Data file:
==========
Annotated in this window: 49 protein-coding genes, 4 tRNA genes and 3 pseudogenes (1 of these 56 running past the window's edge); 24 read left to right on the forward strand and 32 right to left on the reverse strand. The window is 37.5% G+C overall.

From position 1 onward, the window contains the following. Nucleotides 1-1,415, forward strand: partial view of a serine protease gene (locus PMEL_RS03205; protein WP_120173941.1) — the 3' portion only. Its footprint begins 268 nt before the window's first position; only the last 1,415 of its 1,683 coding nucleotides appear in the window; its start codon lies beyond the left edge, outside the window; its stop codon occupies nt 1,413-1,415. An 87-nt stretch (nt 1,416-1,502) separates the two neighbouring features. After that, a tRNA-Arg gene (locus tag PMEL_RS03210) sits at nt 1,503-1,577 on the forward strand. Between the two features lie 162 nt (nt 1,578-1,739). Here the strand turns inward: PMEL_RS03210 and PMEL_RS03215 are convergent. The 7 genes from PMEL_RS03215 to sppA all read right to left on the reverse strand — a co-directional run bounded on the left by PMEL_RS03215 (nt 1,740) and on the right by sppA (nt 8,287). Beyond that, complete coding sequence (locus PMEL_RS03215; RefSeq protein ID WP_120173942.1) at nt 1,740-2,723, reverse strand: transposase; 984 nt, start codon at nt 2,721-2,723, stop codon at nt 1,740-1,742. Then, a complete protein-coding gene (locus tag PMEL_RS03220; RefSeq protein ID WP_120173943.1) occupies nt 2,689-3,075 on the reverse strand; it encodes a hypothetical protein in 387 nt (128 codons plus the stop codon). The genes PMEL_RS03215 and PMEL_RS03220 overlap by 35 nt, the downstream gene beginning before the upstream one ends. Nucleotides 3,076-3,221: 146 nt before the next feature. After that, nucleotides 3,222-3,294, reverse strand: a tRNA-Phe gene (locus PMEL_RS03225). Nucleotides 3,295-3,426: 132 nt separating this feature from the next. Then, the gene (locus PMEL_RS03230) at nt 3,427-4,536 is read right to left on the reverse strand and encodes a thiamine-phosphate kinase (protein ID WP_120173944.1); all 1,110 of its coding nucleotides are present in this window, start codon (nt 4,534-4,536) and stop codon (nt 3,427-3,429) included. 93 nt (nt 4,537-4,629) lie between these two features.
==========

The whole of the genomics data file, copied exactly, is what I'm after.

Annotated in this window: 49 protein-coding genes, 4 tRNA genes and 3 pseudogenes (1 of these 56 running past the window's edge); 24 read left to right on the forward strand and 32 right to left on the reverse strand. The window is 37.5% G+C overall.

From position 1 onward, the window contains the following. Nucleotides 1-1,415, forward strand: partial view of a serine protease gene (locus PMEL_RS03205; protein WP_120173941.1) — the 3' portion only. Its footprint begins 268 nt before the window's first position; only the last 1,415 of its 1,683 coding nucleotides appear in the window; its start codon lies beyond the left edge, outside the window; its stop codon occupies nt 1,413-1,415. An 87-nt stretch (nt 1,416-1,502) separates the two neighbouring features. After that, a tRNA-Arg gene (locus tag PMEL_RS03210) sits at nt 1,503-1,577 on the forward strand. Between the two features lie 162 nt (nt 1,578-1,739). Here the strand turns inward: PMEL_RS03210 and PMEL_RS03215 are convergent. The 7 genes from PMEL_RS03215 to sppA all read right to left on the reverse strand — a co-directional run bounded on the left by PMEL_RS03215 (nt 1,740) and on the right by sppA (nt 8,287). Beyond that, complete coding sequence (locus PMEL_RS03215; RefSeq protein ID WP_120173942.1) at nt 1,740-2,723, reverse strand: transposase; 984 nt, start codon at nt 2,721-2,723, stop codon at nt 1,740-1,742. Then, a complete protein-coding gene (locus tag PMEL_RS03220; RefSeq protein ID WP_120173943.1) occupies nt 2,689-3,075 on the reverse strand; it encodes a hypothetical protein in 387 nt (128 codons plus the stop codon). The genes PMEL_RS03215 and PMEL_RS03220 overlap by 35 nt, the downstream gene beginning before the upstream one ends. Nucleotides 3,076-3,221: 146 nt before the next feature. After that, nucleotides 3,222-3,294, reverse strand: a tRNA-Phe gene (locus PMEL_RS03225). Nucleotides 3,295-3,426: 132 nt separating this feature from the next. Then, the gene (locus PMEL_RS03230) at nt 3,427-4,536 is read right to left on the reverse strand and encodes a thiamine-phosphate kinase (protein ID WP_120173944.1); all 1,110 of its coding nucleotides are present in this window, start codon (nt 4,534-4,536) and stop codon (nt 3,427-3,429) included. 93 nt (nt 4,537-4,629) lie between these two features.